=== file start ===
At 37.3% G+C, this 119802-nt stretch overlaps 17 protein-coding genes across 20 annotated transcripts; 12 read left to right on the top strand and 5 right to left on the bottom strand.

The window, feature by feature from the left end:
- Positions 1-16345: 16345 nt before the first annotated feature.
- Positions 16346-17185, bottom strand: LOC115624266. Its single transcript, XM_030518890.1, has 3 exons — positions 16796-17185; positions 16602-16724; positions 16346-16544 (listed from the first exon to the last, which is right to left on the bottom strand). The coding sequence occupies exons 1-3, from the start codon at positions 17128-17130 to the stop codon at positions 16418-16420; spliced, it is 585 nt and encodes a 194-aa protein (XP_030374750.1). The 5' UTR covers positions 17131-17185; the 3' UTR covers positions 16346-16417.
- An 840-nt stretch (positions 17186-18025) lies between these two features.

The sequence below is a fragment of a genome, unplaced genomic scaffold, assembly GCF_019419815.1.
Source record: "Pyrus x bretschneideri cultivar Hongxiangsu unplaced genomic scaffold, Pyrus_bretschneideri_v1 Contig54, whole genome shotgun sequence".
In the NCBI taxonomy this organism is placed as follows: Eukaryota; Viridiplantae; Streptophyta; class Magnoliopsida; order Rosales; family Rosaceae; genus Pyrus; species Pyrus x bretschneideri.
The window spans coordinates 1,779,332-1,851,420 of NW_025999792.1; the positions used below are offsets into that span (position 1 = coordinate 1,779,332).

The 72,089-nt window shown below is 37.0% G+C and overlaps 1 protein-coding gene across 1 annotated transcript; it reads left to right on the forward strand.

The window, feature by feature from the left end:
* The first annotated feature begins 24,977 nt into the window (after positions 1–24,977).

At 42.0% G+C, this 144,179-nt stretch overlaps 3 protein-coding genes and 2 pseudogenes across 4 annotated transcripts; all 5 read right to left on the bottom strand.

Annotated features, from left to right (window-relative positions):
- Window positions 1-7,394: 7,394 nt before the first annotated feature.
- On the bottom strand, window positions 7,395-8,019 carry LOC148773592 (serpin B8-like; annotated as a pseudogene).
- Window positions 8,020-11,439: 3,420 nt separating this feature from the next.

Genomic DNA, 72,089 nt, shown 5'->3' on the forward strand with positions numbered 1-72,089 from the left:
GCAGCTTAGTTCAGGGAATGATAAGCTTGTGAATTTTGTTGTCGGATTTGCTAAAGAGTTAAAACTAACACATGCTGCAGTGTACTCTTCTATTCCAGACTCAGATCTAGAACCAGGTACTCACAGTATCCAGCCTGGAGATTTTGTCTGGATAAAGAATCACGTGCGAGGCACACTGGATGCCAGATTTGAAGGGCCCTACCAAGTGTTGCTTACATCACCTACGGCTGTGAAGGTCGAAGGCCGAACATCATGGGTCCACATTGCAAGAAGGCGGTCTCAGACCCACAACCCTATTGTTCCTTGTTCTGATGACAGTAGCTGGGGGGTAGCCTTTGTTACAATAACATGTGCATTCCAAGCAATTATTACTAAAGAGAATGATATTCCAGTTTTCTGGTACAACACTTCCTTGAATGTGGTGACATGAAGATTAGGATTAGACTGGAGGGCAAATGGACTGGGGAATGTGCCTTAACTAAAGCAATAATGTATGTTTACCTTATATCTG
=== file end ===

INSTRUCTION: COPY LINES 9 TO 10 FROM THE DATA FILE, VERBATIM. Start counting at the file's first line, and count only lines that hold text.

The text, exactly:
The window spans coordinates 1,779,332-1,851,420 of NW_025999792.1; the positions used below are offsets into that span (position 1 = coordinate 1,779,332).

The 72,089-nt window shown below is 37.0% G+C and overlaps 1 protein-coding gene across 1 annotated transcript; it reads left to right on the forward strand.